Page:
Which skin-lightening products are safe to use?
Jeanine B. Downie, MD
The skin lightening products that are safe to use include an ingredient called hydroquinone, and are prescribed by your dermatologist. In this video, dermatologist Jeanine Downie, MD, discusses the various products she prescribes to her patients. 
Arthur W. Perry, MD
Plastic Surgery
Safe pigment reducers are vitamins like vitamin C, vitamin A, and vitamin B3 (niacin). Other herbs like emblica and licorice, and fruit acids like glycolic acid, also work.

Beware, however, because the most common skin lightener, hydroquinone, is not uniformly safe. It's been banned in Europe and the Food and Drug Administration (FDA) has proposed to ban it in the US. Hydroquinone may cause cancer and it causes rashes and can even darken the skin. And steer clear of any skin lightener that contains steroids. Although illegal without a prescription, some skin lighteners contain steroids so potent that they can suppress your immune system.

The worst of all the skin lighteners? They're the ones that contain mercury. This is a dangerous metal that can destroy your kidneys and your nervous system. But you can easily find these rogue products, even in the US. Why would any company knowingly use dangerous ingredients like mercury? Mercury salts are much cheaper than the good vitamins and herbs that work just as well.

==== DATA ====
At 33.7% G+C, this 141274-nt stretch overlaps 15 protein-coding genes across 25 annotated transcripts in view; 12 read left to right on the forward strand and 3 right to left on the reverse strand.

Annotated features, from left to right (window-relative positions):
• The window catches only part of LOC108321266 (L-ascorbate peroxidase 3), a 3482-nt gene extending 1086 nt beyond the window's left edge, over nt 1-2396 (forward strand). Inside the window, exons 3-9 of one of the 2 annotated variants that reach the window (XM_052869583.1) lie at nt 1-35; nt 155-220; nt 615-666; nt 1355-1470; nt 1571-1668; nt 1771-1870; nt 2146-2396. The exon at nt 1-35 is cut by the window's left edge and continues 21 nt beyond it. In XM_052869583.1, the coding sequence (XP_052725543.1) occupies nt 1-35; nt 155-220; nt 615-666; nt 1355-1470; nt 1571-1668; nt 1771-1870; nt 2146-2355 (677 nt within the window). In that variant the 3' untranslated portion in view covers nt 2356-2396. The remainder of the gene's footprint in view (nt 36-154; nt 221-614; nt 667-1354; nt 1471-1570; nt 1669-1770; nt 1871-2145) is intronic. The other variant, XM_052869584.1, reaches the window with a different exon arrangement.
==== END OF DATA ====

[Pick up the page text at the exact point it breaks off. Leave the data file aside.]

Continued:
Continue Learning about Skin Care

Skin Care

Skin Care

Blueberries, dark chocolate and sunscreen are three things you need to keep skin beautiful, supple and smooth. Antioxidant-rich foods such as berries, dark chocolate, cantaloupe, citrus fruits and leafy greens provide the vitamins ...

you need for skins elasticity. Avoiding smoking prevents premature aging. But the number-one way to keep skin gorgeous is to stay out of the sun and away from tanning beds. The suns radiation causes skin damage, including wrinkles, age spots and skin cancer. Use a sunscreen that protects against UVA and UVB rays in an SPF of 15 or higher, and reapply often.

Important: This content reflects information from various individuals and organizations and may offer alternative or opposing points of view. It should not be used for medical advice, diagnosis or treatment. As always, you should consult with your healthcare provider about your specific health needs.